On June 15th, several American financial and political leaders convened in distinct discussions concerning the future of Minority Deposit Institutions (MDIs) and Community Development Financial Institutions (CDFIs). At a White House press conference, a Federal Deposit Insurance Corporation (FDIC) Board meeting and MDI policy statement release, in a House Financial Services Committee statement, and a Georgetown University forum with an all-star cast, minority lending was the conversation of the day. Utilizing the Mosaic Theory, Creative Investment Research contends that the convergence of these events may not be a coincidence, and may signal a significant policy change.
On June 15th, the White House brought Vice President Kamala Harris, Treasury Secretary Janet Yellen, and the Chairwoman of the House Financial Services Committee, Maxine Waters, together with Senator Mark Warner, and Opportunity Finance Network CEO Lisa Mensah to announce the release of $1.25B in funding to CDFIs and MDIs. Their discussion focused on the importance of financial equity and the disproportionate effect that the Covid-19 pandemic and ensuing recession has had on communities of color. The fact that these impactful and important American policy makers all gathered on one day signaled a push towards improved inclusion through direct financial investment. Representative Waters, in particular, made it clear that, while $1.25B in community development funding was historic, it is only the beginning. This was seconded by Senator Warner, who, after discussing inequities in venture capital and the decline in the number of Black banks after the 2008 recession, explained that not only will there be $1.75B more in direct community investments to come, he calculated that a $9B investment in these institutions should lead to $90B in community lending through gearing. This is certainly a significant moment, heightened by other events of the day.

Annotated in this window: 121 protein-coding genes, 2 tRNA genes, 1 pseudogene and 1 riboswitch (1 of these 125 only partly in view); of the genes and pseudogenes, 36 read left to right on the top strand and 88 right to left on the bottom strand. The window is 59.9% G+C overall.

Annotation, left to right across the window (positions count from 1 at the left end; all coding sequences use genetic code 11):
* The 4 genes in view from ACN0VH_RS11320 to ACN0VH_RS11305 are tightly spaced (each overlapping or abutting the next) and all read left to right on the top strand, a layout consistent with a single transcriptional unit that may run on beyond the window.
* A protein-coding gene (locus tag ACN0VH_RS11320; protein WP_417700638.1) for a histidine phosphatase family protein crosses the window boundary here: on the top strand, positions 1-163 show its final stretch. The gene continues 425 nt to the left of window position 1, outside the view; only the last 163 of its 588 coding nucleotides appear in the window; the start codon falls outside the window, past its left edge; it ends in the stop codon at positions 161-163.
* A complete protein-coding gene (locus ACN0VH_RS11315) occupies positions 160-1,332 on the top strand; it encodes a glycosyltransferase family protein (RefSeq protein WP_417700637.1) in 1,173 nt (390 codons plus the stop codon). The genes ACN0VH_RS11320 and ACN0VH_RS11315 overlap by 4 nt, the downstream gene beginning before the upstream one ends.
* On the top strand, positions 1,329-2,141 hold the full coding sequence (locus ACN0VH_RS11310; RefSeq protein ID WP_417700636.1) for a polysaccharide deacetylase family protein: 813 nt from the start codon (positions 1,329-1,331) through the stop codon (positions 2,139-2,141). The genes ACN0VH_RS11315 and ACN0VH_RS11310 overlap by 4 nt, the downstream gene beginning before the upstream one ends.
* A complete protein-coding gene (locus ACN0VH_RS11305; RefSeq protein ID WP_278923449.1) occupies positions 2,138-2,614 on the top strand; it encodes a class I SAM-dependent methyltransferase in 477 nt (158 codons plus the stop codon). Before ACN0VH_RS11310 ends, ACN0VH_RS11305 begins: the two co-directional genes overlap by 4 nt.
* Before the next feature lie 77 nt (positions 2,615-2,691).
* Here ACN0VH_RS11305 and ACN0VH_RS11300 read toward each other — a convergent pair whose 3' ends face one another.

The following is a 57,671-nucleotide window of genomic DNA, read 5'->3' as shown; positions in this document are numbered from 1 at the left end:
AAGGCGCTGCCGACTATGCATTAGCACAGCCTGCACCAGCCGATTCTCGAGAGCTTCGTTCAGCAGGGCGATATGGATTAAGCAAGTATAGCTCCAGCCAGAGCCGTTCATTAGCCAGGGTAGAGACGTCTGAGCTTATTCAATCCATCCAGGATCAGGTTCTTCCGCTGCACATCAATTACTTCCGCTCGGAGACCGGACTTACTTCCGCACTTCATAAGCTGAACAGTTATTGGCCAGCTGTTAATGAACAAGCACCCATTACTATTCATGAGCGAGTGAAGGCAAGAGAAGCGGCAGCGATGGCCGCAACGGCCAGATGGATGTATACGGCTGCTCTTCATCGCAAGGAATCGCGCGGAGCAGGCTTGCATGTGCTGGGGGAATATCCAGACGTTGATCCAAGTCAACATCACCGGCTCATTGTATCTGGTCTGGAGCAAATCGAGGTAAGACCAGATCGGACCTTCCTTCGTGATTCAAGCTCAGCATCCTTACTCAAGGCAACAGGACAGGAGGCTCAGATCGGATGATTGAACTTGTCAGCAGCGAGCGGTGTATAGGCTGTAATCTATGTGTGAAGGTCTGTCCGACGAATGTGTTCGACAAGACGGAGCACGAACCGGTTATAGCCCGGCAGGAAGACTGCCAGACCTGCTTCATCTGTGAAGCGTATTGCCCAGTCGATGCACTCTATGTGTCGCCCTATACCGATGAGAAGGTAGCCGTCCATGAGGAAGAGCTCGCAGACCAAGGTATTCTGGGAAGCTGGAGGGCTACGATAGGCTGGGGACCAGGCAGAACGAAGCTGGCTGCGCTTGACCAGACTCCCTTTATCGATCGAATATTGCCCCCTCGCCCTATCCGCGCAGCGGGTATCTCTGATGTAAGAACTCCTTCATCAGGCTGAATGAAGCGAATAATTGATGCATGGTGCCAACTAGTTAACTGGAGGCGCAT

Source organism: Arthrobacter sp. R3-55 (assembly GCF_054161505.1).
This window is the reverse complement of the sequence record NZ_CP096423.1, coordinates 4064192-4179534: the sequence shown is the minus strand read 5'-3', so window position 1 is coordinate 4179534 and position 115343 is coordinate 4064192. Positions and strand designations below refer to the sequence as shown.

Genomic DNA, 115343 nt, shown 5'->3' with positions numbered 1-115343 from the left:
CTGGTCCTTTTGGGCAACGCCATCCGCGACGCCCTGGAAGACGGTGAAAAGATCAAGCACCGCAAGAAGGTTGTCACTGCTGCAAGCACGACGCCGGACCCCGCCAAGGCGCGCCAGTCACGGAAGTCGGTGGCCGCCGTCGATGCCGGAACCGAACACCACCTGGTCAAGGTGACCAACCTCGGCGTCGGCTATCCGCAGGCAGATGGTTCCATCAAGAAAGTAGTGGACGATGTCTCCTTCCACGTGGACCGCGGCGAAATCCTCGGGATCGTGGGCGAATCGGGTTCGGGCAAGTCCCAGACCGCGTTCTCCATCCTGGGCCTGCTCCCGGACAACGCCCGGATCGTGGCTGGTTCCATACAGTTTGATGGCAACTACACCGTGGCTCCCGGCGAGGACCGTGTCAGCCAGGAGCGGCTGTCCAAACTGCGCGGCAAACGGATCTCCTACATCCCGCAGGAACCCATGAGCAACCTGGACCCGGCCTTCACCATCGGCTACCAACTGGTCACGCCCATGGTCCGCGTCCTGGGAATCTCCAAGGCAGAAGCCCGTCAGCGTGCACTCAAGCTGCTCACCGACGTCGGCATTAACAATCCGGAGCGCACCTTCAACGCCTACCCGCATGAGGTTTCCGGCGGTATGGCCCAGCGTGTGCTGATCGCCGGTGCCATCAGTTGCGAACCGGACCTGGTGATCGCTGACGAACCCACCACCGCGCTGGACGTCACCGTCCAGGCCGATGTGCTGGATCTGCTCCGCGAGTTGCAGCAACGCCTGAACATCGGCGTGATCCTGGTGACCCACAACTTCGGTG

The Federal Deposit Insurance Corporation released a “Statement of Policy Regarding Minority Depository Institutions.” In this policy statement, the FDIC outlined its prior efforts to support MDIs and reviewed the unique challenges these institutions face. The FDIC MDI Policy statement updates the public on steps the FDIC is taking to enhance its MDI program. Responding to commenter queries, the agency clarified several of its goals. In particular, the statement notes that the FDIC will assist and support new and existing MDIs through education programs and technical assistance. Of particular interest, the FDIC will try to preserve equity even in failing institutions by helping qualified MDI institutions merge, as opposed to being purchased by non-MDI financial institutions.
As an independent agency, the FDIC’s statement demonstrates a renewed commitment on the part of the American government to increase financial equity, assist minority-led institutions, and support communities of color that have been ravaged by the COVID pandemic and by centuries of inequity.